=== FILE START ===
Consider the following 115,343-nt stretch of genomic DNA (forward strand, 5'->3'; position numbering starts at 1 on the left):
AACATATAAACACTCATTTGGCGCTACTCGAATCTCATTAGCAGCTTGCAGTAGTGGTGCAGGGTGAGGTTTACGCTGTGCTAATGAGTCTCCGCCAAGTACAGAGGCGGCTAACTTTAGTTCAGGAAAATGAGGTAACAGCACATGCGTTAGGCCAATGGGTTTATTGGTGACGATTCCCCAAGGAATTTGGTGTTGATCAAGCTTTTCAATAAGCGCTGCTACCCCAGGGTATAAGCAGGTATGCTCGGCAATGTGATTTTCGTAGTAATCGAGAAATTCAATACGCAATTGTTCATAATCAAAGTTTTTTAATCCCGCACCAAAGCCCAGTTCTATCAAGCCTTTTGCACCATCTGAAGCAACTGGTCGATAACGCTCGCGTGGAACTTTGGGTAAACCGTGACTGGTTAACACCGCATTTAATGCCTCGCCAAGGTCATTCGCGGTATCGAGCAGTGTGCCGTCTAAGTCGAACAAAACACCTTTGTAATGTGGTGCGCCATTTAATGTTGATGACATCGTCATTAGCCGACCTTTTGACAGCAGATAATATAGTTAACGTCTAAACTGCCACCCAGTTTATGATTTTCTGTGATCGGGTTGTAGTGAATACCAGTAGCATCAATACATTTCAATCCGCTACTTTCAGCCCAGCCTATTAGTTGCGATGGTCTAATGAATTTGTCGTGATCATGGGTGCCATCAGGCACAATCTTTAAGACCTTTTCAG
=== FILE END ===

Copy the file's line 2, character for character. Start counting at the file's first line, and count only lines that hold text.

AACATATAAACACTCATTTGGCGCTACTCGAATCTCATTAGCAGCTTGCAGTAGTGGTGCAGGGTGAGGTTTACGCTGTGCTAATGAGTCTCCGCCAAGTACAGAGGCGGCTAACTTTAGTTCAGGAAAATGAGGTAACAGCACATGCGTTAGGCCAATGGGTTTATTGGTGACGATTCCCCAAGGAATTTGGTGTTGATCAAGCTTTTCAATAAGCGCTGCTACCCCAGGGTATAAGCAGGTATGCTCGGCAATGTGATTTTCGTAGTAATCGAGAAATTCAATACGCAATTGTTCATAATCAAAGTTTTTTAATCCCGCACCAAAGCCCAGTTCTATCAAGCCTTTTGCACCATCTGAAGCAACTGGTCGATAACGCTCGCGTGGAACTTTGGGTAAACCGTGACTGGTTAACACCGCATTTAATGCCTCGCCAAGGTCATTCGCGGTATCGAGCAGTGTGCCGTCTAAGTCGAACAAAACACCTTTGTAATGTGGTGCGCCATTTAATGTTGATGACATCGTCATTAGCCGACCTTTTGACAGCAGATAATATAGTTAACGTCTAAACTGCCACCCAGTTTATGATTTTCTGTGATCGGGTTGTAGTGAATACCAGTAGCATCAATACATTTCAATCCGCTACTTTCAGCCCAGCCTATTAGTTGCGATGGTCTAATGAATTTGTCGTGATCATGGGTGCCATCAGGCACAATCTTTAAGACCTTTTCAG